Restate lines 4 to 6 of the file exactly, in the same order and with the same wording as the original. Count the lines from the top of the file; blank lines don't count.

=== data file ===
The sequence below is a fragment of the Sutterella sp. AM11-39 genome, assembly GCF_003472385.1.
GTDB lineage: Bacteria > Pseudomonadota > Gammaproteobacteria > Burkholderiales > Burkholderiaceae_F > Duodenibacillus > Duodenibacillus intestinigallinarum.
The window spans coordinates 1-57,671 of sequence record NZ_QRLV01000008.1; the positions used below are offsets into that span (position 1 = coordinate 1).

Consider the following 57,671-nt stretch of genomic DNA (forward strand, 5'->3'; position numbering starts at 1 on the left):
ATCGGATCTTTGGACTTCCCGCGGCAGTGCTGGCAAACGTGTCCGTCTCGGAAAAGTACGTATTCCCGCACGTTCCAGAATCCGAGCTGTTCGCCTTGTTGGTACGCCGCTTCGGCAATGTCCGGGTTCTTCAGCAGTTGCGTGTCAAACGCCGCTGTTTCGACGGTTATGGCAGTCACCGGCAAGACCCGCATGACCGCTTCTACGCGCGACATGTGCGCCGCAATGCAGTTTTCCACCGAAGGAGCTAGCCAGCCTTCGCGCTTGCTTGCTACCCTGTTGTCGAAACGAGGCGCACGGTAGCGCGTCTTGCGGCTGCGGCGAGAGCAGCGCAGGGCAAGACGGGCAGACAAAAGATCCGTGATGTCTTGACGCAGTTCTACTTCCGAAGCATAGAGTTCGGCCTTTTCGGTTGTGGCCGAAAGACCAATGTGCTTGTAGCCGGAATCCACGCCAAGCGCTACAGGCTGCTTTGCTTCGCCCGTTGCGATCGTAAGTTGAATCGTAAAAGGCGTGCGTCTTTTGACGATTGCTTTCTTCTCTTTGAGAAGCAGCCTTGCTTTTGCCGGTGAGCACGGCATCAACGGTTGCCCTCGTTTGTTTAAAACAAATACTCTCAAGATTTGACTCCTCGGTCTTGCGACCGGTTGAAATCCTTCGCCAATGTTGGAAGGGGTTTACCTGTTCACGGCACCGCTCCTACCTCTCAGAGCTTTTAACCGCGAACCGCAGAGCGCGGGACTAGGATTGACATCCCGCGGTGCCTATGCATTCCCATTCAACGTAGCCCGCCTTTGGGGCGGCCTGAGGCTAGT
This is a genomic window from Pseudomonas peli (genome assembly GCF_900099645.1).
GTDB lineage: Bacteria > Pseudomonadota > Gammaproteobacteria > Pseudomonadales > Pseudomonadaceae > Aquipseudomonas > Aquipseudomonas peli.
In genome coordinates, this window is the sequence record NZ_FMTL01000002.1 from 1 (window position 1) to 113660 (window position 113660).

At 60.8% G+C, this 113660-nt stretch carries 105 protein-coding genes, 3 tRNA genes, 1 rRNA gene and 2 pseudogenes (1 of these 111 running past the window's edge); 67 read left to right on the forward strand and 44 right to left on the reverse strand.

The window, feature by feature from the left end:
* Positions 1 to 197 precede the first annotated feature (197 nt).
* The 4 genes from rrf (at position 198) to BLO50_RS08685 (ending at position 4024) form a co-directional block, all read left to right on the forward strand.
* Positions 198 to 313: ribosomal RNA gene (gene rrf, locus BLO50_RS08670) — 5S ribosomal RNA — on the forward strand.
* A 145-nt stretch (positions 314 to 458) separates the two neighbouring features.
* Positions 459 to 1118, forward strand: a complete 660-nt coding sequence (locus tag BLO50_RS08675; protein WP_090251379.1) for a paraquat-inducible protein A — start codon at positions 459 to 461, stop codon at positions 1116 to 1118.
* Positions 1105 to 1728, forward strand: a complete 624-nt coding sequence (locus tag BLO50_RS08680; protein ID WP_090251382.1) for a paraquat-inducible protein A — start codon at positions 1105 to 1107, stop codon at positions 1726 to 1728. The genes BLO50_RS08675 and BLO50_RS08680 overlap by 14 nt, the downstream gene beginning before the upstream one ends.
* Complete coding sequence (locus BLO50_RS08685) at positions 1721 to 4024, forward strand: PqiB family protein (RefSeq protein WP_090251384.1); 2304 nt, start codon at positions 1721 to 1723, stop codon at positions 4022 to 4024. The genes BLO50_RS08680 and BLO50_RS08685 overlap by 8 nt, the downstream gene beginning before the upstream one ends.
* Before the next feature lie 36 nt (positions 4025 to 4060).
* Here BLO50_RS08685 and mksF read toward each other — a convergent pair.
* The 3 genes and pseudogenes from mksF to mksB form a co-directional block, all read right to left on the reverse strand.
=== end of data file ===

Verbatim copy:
Consider the following 57,671-nt stretch of genomic DNA (forward strand, 5'->3'; position numbering starts at 1 on the left):
ATCGGATCTTTGGACTTCCCGCGGCAGTGCTGGCAAACGTGTCCGTCTCGGAAAAGTACGTATTCCCGCACGTTCCAGAATCCGAGCTGTTCGCCTTGTTGGTACGCCGCTTCGGCAATGTCCGGGTTCTTCAGCAGTTGCGTGTCAAACGCCGCTGTTTCGACGGTTATGGCAGTCACCGGCAAGACCCGCATGACCGCTTCTACGCGCGACATGTGCGCCGCAATGCAGTTTTCCACCGAAGGAGCTAGCCAGCCTTCGCGCTTGCTTGCTACCCTGTTGTCGAAACGAGGCGCACGGTAGCGCGTCTTGCGGCTGCGGCGAGAGCAGCGCAGGGCAAGACGGGCAGACAAAAGATCCGTGATGTCTTGACGCAGTTCTACTTCCGAAGCATAGAGTTCGGCCTTTTCGGTTGTGGCCGAAAGACCAATGTGCTTGTAGCCGGAATCCACGCCAAGCGCTACAGGCTGCTTTGCTTCGCCCGTTGCGATCGTAAGTTGAATCGTAAAAGGCGTGCGTCTTTTGACGATTGCTTTCTTCTCTTTGAGAAGCAGCCTTGCTTTTGCCGGTGAGCACGGCATCAACGGTTGCCCTCGTTTGTTTAAAACAAATACTCTCAAGATTTGACTCCTCGGTCTTGCGACCGGTTGAAATCCTTCGCCAATGTTGGAAGGGGTTTACCTGTTCACGGCACCGCTCCTACCTCTCAGAGCTTTTAACCGCGAACCGCAGAGCGCGGGACTAGGATTGACATCCCGCGGTGCCTATGCATTCCCATTCAACGTAGCCCGCCTTTGGGGCGGCCTGAGGCTAGT
This is a genomic window from Pseudomonas peli (genome assembly GCF_900099645.1).